So I continue to go to the Fat Fluffs rabbit sanctuary on a Wednesday morning when I can, which is about 3-4 times a month. Officially Fi and I take it in turns so I don’t have to go every week, but I like to. This is quite something as it involves voluntarily getting up at 8:30 on what is now one of my days off from work. I try to avoid rising during single-digit hours, but I’ll do it for those buns.
Our motivation for going in the first place, beyond wanting to help, was to learn how to look after our own rabbits more effectively, so we specifically go when the health checks happen. Each rabbit there gets a thorough look over at least once a week, starting with the eyes, nose, teeth, ears, feet and bottom. A few of the permanent residents have front-end issues but mostly it bright eyes and clean noses. The back-ends are another issue.
Problems mostly arise in rabbits that, for some reason, can’t clean themselves. Some are old and arthritic, some are stupid and don’t realise they shouldn’t sit in their wee, some are overweight and can’t reach the nether regions (these are mostly new arrivals who’ve been loved a bit too much). And when this happens they need some help.
I’ve found that not only am I very good at cleaning a rabbit’s bottom, I really enjoy it. Which is not something I thought I’d ever type.
Here I am with Walt, a white rabbit who should not be that yellow underneath. He will be joining the permanent residents soon but for now is on his own. He had quite the mucky bum.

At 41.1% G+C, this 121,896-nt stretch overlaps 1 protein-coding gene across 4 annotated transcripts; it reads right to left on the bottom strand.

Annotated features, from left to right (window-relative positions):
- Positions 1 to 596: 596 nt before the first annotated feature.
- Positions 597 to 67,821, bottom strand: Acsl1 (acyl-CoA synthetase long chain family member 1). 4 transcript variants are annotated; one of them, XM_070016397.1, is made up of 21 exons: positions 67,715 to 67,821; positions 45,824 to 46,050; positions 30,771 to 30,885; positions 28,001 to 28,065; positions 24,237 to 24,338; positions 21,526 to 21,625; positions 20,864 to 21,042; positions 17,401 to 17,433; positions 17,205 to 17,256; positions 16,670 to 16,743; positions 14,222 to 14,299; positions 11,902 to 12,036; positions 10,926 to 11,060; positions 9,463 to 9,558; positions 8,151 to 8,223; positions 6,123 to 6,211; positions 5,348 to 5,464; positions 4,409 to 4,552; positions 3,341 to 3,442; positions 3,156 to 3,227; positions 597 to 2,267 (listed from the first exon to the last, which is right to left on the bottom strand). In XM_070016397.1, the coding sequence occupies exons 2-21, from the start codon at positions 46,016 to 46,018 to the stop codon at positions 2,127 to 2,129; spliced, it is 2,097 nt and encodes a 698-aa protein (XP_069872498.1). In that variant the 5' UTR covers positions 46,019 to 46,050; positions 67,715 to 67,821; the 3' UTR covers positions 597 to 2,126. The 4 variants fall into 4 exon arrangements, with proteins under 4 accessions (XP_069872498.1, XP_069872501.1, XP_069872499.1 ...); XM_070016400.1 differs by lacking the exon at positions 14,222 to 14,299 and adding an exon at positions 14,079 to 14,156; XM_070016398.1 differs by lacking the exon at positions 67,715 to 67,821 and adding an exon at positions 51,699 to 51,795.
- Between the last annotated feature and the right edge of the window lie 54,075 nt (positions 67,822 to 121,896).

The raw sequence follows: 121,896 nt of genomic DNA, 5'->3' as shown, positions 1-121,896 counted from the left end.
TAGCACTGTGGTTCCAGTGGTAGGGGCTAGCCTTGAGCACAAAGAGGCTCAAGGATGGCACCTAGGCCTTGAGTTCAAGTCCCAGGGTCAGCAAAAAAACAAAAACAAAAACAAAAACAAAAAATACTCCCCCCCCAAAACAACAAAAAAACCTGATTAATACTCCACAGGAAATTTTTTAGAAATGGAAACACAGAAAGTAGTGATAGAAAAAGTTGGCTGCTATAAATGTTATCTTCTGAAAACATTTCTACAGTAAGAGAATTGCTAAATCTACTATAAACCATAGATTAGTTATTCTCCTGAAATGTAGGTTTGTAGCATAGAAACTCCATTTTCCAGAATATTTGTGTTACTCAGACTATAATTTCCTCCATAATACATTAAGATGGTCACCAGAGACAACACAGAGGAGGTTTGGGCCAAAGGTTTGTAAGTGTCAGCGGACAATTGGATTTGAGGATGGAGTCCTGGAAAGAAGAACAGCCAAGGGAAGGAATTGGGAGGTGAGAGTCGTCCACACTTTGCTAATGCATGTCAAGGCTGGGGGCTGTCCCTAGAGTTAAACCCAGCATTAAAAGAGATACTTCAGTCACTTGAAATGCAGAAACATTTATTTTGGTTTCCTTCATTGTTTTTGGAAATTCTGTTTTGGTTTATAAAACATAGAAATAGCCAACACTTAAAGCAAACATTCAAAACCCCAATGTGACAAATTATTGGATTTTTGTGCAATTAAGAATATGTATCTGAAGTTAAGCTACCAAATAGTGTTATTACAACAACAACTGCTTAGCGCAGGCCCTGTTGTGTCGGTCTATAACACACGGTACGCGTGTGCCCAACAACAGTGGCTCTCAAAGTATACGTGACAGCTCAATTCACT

My hands are in this position because the fur on Walt’s back legs has matted hard. This is effectively the palms of his feet and the fur is needed to protect his skin as he walks around, so we can’t just cut off the matted bits as you might elsewhere. They gunk needs to be worked free by rubbing it between my fingers before combing it out.
It’s quite slow work and I need both hands so the rabbit needs to be fixed in place. Unfortunately the best way to do this is to “trance” the rabbit by putting it on its back. This puts them into panic mode where they “play dead”, so while Walt looks all snuggled up here, he’s actually terrified. Ideally I should have him sitting upright in my lap, but he’d kick and wriggle too much and this job is more important. With the rabbits that need extra care it’s a bit of a trade-off and trancing is usually the only way to go.
They do get their revenge sometimes though. You’ll notice this hoodie has lots of holes. These were mostly made this morning by blind Sweep who had a particularly pooey bottom which needed extra work from which he kept wriggling free from and biting the shite out of my clothes. Later on Rupert, a very grumpy 11 year old rabbit, bit my bicep through three layers leaving a little red welt. And, of course, I still have the awesome face scratch from Bert last month.
But it’s worth it. Last week there was a shortage of volunteers and I found myself health checking about 30 rabbits, and what’s great is my diagnoses are getting better and better. I check everything with the staff, obviously, but more and more my assumptions are correct. And that’s really reassuring.
Back home, Bunminster has been getting a bit arthritic. It’s nothing major and he’s still running around the garden but we’ve noticed he sits funny, or doesn’t lift himself fully when he doesn’t really need to. As with the older rabbits at Fat Fluffs, he’s been getting a mucky bum. Sometimes it a wet tail, sometimes it’s mud from the garden that he can’t clean, rarely it’s a full-on poo fest. So after work I’ve been heading down to the shed, wedging him on my lap and gently teasing his fur clean with my fingers and an increasing collection of specialist brushes.
He hates it, of course, but I find it oddly relaxing.